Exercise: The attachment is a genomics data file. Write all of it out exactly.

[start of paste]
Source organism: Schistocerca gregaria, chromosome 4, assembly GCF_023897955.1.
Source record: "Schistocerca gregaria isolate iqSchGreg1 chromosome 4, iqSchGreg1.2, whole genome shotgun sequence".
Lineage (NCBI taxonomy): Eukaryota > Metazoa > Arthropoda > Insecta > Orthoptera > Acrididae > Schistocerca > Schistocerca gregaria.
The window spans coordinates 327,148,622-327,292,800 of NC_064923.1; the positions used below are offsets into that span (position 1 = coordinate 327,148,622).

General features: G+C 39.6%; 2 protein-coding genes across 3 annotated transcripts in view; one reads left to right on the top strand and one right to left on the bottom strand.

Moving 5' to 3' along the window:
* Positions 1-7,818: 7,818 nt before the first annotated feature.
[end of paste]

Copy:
Source organism: Schistocerca gregaria, chromosome 4, assembly GCF_023897955.1.
Source record: "Schistocerca gregaria isolate iqSchGreg1 chromosome 4, iqSchGreg1.2, whole genome shotgun sequence".
Lineage (NCBI taxonomy): Eukaryota > Metazoa > Arthropoda > Insecta > Orthoptera > Acrididae > Schistocerca > Schistocerca gregaria.
The window spans coordinates 327,148,622-327,292,800 of NC_064923.1; the positions used below are offsets into that span (position 1 = coordinate 327,148,622).

General features: G+C 39.6%; 2 protein-coding genes across 3 annotated transcripts in view; one reads left to right on the top strand and one right to left on the bottom strand.

Moving 5' to 3' along the window:
* Positions 1-7,818: 7,818 nt before the first annotated feature.